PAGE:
Peruvian cuisine is seeing a major influx in popularity—and is jumpstarting the tourism industry in the process—as the country looks to attract visitors to more than its ancient ruins.

Peru's tourism industry has worked for decades to promote the country's image internationally as the top destination for those travelers looking to see the heights of pre-Colombian civilization in South America. For most, travel to Peru conjures up images of historical Andean ruins like Machu Picchu, or of the traditional indigenous communities living on the shores of Lake Titicaca. While these attractions are indeed lucrative for the country, one downside has traditionally been that most travellers spend little, if any, time in Lima. Considering that it has few points of historical interest in its modest historical center in comparison to the rest of the country, the capital city has invested time and money the last few years as it looks to make a name for itself.

It appears to be working. Over the past decade, Peru has experienced what the Economist recently called a “gastronomic revolution". Capitalizing on the country's diverse ethnic heritage and geographical variety, chefs, entrepreneurs, and restaurateurs have turned Lima into one of the world's top gastronomic destinations, while simultaneously exporting Peruvian cuisine around the world. According to the Economist, some 75,000 people now visit Lima annually just to experience its cuisine, spending an average of $1,250 per person. More generally, restaurants have become an important source of growth in the economy, making up around 3% of GDP and growing at a rate of over 5% in 2014, according to the Instituto Nacional de Estadística e Informática (INEI).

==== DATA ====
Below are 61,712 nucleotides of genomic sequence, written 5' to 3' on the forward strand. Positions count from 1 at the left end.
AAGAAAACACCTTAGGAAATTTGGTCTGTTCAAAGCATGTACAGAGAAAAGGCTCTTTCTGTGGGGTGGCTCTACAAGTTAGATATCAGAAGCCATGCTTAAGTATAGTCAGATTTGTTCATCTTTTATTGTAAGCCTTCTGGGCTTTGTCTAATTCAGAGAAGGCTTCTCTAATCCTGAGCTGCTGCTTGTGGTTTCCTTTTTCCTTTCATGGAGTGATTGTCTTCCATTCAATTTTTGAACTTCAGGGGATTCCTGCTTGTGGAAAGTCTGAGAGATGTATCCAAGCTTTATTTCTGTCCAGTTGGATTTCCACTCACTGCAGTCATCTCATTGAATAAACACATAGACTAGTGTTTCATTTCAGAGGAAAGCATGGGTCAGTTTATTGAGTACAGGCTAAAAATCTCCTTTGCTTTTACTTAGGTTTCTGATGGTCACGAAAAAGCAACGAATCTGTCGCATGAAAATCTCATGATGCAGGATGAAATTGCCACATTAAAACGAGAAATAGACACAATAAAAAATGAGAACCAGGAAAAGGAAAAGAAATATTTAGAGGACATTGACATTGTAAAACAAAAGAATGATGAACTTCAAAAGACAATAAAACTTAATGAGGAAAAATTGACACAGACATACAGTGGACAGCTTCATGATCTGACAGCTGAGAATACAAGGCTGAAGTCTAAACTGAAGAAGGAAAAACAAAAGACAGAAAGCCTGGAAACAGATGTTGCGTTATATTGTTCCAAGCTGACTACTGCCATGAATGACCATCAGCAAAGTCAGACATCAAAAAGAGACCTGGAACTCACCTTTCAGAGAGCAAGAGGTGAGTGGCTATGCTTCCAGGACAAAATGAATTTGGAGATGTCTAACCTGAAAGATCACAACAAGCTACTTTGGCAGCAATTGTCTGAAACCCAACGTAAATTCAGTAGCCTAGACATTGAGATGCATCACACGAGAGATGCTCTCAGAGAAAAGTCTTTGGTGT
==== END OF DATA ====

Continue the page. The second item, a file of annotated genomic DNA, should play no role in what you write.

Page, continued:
One of the biggest promoters of Peruvian cuisine has been Gastón Acurio, a chef, restauranteur, and TV presenter who famously refused to follow in the footsteps of his politician father and instead went to Paris to study cooking at Le Cordon Bleu. He returned to Peru and has since become one of the key developers of Novoandina cuisine. Acurio now has 44 restaurants in 12 countries and his company, Acurio Restaurants, recently began working with Abraaj Capital in order to accelerate its expansion in London, Dubai, and other major global cities.

TBY spoke with Irzio Pinasco, Acurio's business partner and CEO of Acurio Restaurants, about what makes Peruvian food so unique and the factors that have contributed to its phenomenal growth. Pinasco highlighted two main elements: Peru's incredible biodiversity and its diverse cultural heritage. As Pinasco explained “We have about 85% of the world's microclimates. […] When the Spanish arrived, they not only found gold and silver, but a wealth of produce and amazing food […]. The Spanish were followed by the Africans, Chinese, Japanese, and the Italians, and this mixture is what we call 500 years of perfect fusion." Indeed it is this fusion cuisine for which Peru has gained its notoriety, with most dishes combing elements of European, African, Asian, and indigenous South American cuisine.

In the coming years, the rise of Peruvian food looks set to continue. The American Culinary Association named 2014 the Year of Peruvian Cuisine, and according to many of the schools, institutes, and universities interviewed by TBY, many Peruvian students now view gastronomy as a viable and lucrative career path. Lima has responded in kind, as there has been a marked increase in the number of culinary schools in the city, topping out at 52. Many tertiary education institutions have also begun offering courses and even degree programs in restaurant management, cooking, and gastronomy, ensuring that this trend is more than just a flash in the pan.